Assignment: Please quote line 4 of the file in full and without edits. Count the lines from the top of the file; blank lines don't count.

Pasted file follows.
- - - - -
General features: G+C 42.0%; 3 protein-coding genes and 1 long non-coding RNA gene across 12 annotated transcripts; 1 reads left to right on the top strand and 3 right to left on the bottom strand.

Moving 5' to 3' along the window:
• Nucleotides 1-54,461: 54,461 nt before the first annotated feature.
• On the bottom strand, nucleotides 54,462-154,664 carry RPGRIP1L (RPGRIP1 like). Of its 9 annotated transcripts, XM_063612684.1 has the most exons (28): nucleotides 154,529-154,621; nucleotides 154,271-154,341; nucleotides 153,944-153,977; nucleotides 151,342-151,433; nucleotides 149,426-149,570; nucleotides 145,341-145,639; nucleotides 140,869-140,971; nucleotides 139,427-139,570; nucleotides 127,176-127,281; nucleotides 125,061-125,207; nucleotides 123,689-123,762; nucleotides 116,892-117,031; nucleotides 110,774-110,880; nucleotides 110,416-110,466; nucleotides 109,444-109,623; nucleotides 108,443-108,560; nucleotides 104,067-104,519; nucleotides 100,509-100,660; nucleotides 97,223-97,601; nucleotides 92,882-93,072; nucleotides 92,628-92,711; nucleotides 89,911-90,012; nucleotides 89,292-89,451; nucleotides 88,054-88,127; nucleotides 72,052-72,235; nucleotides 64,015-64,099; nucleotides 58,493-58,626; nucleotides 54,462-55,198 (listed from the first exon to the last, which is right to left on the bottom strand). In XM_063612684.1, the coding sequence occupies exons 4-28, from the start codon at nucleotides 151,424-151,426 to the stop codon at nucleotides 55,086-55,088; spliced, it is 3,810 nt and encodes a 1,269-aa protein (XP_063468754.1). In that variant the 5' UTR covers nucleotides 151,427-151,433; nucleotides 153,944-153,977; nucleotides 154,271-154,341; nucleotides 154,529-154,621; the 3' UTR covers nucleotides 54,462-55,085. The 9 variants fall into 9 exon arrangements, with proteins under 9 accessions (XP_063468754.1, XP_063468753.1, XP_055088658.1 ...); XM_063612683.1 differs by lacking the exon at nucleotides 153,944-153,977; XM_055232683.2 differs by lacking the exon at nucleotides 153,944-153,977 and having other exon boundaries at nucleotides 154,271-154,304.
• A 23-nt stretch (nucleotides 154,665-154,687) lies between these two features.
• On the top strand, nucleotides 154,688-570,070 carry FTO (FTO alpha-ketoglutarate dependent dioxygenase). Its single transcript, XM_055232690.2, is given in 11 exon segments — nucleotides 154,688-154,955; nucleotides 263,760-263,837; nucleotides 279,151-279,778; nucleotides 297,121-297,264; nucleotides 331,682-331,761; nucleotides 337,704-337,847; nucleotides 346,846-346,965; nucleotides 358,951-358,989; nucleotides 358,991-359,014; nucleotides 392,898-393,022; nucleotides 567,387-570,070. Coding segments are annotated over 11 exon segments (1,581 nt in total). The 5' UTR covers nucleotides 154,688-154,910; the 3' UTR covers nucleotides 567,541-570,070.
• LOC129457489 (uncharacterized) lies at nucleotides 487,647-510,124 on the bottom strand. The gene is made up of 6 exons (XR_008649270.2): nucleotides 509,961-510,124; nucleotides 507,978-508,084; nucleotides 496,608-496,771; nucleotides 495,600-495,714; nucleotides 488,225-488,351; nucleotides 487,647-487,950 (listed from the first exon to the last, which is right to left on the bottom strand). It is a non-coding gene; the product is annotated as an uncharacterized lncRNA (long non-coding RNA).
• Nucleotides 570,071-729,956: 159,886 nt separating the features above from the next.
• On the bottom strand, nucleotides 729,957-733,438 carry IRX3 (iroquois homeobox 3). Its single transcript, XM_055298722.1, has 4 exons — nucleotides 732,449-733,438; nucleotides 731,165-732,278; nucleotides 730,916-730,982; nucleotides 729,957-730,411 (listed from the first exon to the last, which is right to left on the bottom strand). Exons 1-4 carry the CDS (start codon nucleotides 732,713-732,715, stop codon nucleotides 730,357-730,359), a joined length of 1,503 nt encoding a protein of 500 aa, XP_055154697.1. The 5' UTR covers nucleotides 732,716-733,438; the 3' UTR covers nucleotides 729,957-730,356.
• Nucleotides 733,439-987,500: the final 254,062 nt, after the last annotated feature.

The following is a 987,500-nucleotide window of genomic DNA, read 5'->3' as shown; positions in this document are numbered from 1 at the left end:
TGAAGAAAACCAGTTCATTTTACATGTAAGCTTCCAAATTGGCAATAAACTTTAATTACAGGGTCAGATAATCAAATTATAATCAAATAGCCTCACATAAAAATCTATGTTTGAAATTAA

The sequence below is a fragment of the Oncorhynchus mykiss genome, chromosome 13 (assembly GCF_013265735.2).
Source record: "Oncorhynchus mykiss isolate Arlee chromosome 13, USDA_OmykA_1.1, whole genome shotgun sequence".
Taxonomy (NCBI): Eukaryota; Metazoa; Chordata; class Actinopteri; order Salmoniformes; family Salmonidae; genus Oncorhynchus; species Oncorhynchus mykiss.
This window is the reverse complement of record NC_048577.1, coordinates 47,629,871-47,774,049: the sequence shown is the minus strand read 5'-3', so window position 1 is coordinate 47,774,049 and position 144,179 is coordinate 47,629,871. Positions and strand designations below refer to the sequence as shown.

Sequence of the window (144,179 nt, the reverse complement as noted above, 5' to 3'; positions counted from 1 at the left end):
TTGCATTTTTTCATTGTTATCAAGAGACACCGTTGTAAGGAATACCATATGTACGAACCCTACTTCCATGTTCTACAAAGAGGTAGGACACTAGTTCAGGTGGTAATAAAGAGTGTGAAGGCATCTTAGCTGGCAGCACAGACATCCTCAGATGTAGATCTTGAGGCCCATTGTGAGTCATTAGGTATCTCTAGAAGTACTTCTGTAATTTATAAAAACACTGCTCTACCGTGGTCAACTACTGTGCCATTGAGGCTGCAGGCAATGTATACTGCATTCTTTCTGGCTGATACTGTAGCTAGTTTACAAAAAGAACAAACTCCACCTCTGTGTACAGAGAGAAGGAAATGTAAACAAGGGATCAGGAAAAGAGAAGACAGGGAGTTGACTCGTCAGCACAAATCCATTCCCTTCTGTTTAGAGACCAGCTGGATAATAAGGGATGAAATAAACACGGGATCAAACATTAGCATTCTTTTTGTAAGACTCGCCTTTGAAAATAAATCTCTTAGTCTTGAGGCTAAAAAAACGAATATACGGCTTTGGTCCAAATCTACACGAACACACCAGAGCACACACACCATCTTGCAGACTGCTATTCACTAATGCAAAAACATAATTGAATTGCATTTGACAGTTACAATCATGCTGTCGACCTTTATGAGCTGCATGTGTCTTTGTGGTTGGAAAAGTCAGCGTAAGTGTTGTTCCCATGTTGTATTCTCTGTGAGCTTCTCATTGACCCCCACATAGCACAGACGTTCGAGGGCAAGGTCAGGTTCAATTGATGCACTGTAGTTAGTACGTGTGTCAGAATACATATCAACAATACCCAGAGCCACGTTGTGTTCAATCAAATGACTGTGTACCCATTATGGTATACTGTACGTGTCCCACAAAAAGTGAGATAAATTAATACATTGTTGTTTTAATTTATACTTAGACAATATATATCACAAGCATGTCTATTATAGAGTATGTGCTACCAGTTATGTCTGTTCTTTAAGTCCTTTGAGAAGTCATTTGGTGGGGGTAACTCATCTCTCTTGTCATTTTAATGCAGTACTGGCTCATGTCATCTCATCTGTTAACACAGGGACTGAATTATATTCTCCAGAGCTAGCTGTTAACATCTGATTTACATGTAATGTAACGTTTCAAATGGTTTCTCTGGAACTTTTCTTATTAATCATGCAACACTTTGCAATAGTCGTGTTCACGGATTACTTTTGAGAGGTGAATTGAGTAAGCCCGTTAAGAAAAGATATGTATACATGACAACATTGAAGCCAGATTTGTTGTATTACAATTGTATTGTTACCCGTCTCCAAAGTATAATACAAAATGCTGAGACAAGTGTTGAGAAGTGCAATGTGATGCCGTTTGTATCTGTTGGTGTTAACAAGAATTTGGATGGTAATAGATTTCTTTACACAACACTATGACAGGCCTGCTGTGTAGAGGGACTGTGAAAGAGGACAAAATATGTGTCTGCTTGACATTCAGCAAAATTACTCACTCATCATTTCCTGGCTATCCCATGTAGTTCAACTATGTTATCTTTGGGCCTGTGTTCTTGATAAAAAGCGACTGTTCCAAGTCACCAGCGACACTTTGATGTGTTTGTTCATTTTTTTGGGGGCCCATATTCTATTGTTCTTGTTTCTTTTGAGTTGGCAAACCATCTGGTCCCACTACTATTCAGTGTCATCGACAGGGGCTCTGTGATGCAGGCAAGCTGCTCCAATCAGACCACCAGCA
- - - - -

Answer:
• On the bottom strand, nucleotides 54,462-154,664 carry RPGRIP1L (RPGRIP1 like). Of its 9 annotated transcripts, XM_063612684.1 has the most exons (28): nucleotides 154,529-154,621; nucleotides 154,271-154,341; nucleotides 153,944-153,977; nucleotides 151,342-151,433; nucleotides 149,426-149,570; nucleotides 145,341-145,639; nucleotides 140,869-140,971; nucleotides 139,427-139,570; nucleotides 127,176-127,281; nucleotides 125,061-125,207; nucleotides 123,689-123,762; nucleotides 116,892-117,031; nucleotides 110,774-110,880; nucleotides 110,416-110,466; nucleotides 109,444-109,623; nucleotides 108,443-108,560; nucleotides 104,067-104,519; nucleotides 100,509-100,660; nucleotides 97,223-97,601; nucleotides 92,882-93,072; nucleotides 92,628-92,711; nucleotides 89,911-90,012; nucleotides 89,292-89,451; nucleotides 88,054-88,127; nucleotides 72,052-72,235; nucleotides 64,015-64,099; nucleotides 58,493-58,626; nucleotides 54,462-55,198 (listed from the first exon to the last, which is right to left on the bottom strand). In XM_063612684.1, the coding sequence occupies exons 4-28, from the start codon at nucleotides 151,424-151,426 to the stop codon at nucleotides 55,086-55,088; spliced, it is 3,810 nt and encodes a 1,269-aa protein (XP_063468754.1). In that variant the 5' UTR covers nucleotides 151,427-151,433; nucleotides 153,944-153,977; nucleotides 154,271-154,341; nucleotides 154,529-154,621; the 3' UTR covers nucleotides 54,462-55,085. The 9 variants fall into 9 exon arrangements, with proteins under 9 accessions (XP_063468754.1, XP_063468753.1, XP_055088658.1 ...); XM_063612683.1 differs by lacking the exon at nucleotides 153,944-153,977; XM_055232683.2 differs by lacking the exon at nucleotides 153,944-153,977 and having other exon boundaries at nucleotides 154,271-154,304.